￼￼Liquidation Sale VII, 2000. ￼Mitch Epstein ￼￼New Orleans Museum of Art, Louisiana II, 2005. ￼Mitch Epstein
After six months of media pantomime and make-America-proud electioneering, the U.S. presidential scrap finally kicked off last night. At last, we got to the beginning of the start of the business end of choosing the candidates who are to duke it out in November.
The Iowa Caucuses threw up some winners and some losers, but I was most interested in how the billionaire Trump bombed and how avowed Socialist Bernie Sanders went toe-to-toe with the SuperPAC-fuelled Hillary machine.
Strangely, early in the races, news commentary threw Trump and Sanders in together as outsiders and insurgents. They both represented challenges to political orthodoxy. Bernie adheres to the principles of leftie politics; he’s almost by-the-book socialist. A pure version of the left. (Whether Trump is the pure version of rightwing politics, I’ll leave to others to debate. He does seems to have taken conservatives’ hatred to it’s extreme.)
Presidential campaigns invariably come down to economics and 2016 has proved no different. The United States is more than seven years on from the Great Recession and yet still wealth disparity is at the forefront of political debate. Either we (oil) barrel our way out of economic malaise hoping that everyone wins a piece of the wealth-pie or we seek to tax the United States’ gradually growing economy to redistribute the wealth.
Iowa was fascinating because it was the first taste of how voters think about daring approaches to national fiscal management. Trump, an anti-establishment bully of capitalism, lost out in the Hawkeye State whereas Sanders, the optimistic, social program-loving senator held his own.
In this moment, we must remember that the term “The 1%” did not exist in public lexicon before the Occupy Movement.￼￼￼ Sanders resonated because he faces the economic facts. We know the economic gap is larger than ever before. What’s this got to do with photography? Well, depicting economic forces and inequality is no easy task. Not one image can do it, but perhaps a collection can. No collection does it better than Myles Little’s 1%: Privilege in a Time of Global Inequality.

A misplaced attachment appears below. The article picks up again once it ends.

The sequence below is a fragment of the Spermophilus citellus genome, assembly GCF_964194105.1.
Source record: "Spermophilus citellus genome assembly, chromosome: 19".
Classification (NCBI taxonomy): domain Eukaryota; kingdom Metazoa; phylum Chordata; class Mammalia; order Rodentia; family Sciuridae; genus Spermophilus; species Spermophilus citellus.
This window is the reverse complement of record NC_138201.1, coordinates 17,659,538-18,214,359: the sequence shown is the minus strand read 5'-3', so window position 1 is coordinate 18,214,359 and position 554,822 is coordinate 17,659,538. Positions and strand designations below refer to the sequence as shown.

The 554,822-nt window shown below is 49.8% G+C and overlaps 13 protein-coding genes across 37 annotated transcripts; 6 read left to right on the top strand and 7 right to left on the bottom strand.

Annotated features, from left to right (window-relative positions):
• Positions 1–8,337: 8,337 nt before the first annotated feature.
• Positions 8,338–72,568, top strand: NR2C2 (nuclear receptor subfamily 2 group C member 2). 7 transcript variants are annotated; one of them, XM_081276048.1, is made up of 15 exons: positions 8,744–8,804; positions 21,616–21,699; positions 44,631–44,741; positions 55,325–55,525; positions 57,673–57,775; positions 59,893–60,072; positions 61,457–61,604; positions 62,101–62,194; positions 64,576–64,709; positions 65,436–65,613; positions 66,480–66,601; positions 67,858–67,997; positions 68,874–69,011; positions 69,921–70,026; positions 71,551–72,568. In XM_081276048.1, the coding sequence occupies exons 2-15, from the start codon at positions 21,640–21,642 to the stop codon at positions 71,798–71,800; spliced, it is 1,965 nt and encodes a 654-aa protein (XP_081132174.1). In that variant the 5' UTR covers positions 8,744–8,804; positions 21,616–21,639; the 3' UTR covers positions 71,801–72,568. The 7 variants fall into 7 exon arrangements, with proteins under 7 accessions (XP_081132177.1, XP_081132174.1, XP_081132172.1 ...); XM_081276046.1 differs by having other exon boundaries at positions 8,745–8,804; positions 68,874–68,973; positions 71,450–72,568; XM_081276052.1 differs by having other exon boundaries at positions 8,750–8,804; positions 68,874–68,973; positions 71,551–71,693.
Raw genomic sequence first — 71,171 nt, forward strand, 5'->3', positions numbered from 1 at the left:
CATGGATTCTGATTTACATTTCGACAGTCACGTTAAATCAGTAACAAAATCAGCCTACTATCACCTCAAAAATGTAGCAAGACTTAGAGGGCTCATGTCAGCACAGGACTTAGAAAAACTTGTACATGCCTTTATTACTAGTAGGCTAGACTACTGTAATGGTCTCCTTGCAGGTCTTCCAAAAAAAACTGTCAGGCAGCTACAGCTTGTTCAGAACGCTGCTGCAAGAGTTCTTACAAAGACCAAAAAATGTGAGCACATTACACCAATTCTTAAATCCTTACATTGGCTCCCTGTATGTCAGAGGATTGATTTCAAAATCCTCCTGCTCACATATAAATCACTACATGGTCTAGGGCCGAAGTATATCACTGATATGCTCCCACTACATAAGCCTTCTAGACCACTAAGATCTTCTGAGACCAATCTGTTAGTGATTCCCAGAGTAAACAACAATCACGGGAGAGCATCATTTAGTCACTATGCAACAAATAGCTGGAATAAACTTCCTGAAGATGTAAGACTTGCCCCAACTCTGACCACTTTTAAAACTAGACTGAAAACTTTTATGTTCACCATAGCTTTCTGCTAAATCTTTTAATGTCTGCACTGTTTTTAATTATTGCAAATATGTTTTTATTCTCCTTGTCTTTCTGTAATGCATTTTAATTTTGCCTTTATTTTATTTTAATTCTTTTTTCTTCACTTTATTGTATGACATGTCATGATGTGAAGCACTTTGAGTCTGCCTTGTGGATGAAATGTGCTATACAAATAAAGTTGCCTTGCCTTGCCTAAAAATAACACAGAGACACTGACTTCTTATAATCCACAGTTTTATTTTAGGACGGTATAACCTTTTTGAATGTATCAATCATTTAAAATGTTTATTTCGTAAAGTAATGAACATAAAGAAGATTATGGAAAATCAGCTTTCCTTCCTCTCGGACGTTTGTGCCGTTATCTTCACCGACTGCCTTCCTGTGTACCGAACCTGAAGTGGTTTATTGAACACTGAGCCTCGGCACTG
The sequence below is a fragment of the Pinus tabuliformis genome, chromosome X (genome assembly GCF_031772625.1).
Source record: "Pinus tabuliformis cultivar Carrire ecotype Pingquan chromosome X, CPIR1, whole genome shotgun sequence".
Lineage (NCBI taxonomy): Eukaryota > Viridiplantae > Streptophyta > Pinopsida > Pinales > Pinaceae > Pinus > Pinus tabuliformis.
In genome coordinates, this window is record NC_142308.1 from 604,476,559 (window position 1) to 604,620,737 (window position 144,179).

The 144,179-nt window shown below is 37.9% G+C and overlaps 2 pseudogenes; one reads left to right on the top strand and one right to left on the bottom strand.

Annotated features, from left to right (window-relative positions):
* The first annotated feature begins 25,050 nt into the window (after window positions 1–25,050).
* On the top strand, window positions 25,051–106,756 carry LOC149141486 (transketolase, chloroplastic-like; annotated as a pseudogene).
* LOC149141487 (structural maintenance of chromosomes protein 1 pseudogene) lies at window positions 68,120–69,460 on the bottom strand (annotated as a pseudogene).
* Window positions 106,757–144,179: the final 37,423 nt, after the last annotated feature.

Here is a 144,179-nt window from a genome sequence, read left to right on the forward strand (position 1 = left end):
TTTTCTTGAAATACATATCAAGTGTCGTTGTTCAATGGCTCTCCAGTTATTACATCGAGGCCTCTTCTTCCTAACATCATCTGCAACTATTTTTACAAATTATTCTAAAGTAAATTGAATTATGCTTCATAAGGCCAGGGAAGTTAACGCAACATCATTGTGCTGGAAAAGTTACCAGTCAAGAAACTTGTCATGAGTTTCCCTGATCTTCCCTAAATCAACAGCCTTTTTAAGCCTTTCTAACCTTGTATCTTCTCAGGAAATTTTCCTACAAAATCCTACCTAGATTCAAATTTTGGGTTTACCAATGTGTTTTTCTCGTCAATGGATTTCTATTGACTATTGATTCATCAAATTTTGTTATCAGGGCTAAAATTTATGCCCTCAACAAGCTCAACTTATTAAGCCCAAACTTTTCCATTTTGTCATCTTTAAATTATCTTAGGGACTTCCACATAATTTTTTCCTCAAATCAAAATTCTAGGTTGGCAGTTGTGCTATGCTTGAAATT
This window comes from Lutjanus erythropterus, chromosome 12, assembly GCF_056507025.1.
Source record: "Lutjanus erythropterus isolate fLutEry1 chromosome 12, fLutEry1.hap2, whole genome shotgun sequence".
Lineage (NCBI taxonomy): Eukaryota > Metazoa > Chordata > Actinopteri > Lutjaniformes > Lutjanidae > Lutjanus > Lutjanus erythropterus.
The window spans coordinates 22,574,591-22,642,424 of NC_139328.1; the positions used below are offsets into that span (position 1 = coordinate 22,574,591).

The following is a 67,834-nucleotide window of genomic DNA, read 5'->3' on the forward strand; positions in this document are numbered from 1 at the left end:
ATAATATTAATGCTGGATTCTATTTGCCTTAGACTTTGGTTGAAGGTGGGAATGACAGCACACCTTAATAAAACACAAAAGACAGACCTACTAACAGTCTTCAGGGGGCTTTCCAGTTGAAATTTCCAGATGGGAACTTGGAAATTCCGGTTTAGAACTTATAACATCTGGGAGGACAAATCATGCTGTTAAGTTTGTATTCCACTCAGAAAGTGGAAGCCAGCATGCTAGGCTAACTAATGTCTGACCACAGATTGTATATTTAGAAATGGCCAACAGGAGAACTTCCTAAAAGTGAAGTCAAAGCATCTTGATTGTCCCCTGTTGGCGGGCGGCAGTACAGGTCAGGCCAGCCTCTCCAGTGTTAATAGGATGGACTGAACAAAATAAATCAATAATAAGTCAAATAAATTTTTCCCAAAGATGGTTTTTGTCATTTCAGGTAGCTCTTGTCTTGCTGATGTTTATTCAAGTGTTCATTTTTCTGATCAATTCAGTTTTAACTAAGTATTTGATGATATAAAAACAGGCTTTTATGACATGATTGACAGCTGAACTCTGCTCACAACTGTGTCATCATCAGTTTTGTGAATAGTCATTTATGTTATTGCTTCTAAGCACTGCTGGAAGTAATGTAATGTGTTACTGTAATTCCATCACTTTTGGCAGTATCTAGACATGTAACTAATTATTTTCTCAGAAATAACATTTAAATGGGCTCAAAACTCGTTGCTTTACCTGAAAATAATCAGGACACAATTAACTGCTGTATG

In a follow up to my article Photos of the 1% and the Interests They Protect and to mark the occasion of Lyttle’s exhibition making it to book, I have shared Geoff Dyer’s introductory essay on Vantage.
This resilience [as read in Lange and Evans’ photographs] was easily incorporated into the ideology of ceaseless endeavour that continues to underpin the system of exploitation that condemned them to destitution in the first place. It’s just that now, instead of loading up your jalopy and heading for California, you take a second, badly paid job; The Grapes of Wrath has turned into Nickel and Dimed. The iconic photographs of the Great Depression, meanwhile, have acquired a kind of stonewashed glamour.
Read the piece in full: Geoff Dyer on Globalization, Inequality and Photography
￼￼Refugees arriving on Kos, Greece, in August 2015. ￼Jörg Brüggemann—OSTKREUZ ￼
Untitled #5, from Hedge. 2010. Nina Berman—NOOR
￼Opéra de Monte-Carlo, Monte Carlo, Monaco. 2009. David Leventi
Untitled #IV, Mine Security, North Mara Gold Mine, Tanzania. 2011. David Chancellor
Chrysler 300. 2007. Floto+Warner ￼￼
A chef from a nearby luxury lodge waits for his guests to arrive from a hot air balloon excursion before serving them champagne in the middle of the Maasai Mara National Reserve, Kenya. 2012. Guillaume Bonn—INSTITUTE
Tong, aged twenty-nine, poses for her wedding pictures at Princess Studio, a wedding photo studio in Shanghai, China. 2013. Guillaume Herbaut—INSTITUTE ￼￼
￼Jeff Koons, Stedelijk Museum, Amsterdam. 2012. Henk Wildschut
Cole Haan, Chicago, IL, 2013. Brian Ulrich
Looking East Over Unbuilt “Ascaya” Lots, Black Mountain Beyond, Henderson, NV. ￼2010. ￼Michael Light
Rivoli Theater, Berkeley, CA, 2013. Opened as a cinema and performance space in 1925, closed in the nineteen-fifties. Subsequently used by various supermarkets. Yves Marchand and Romain Meffre ￼
￼A twenty-five-year-old British man in London undergoes surgery to reduce the size of his nose. 2011. Zed Nelson
￼Residents, Vaalkoppies (Beaufort West Rubbish Dump), 2006. Mikhael Subotzky, courtesy Goodman Gallery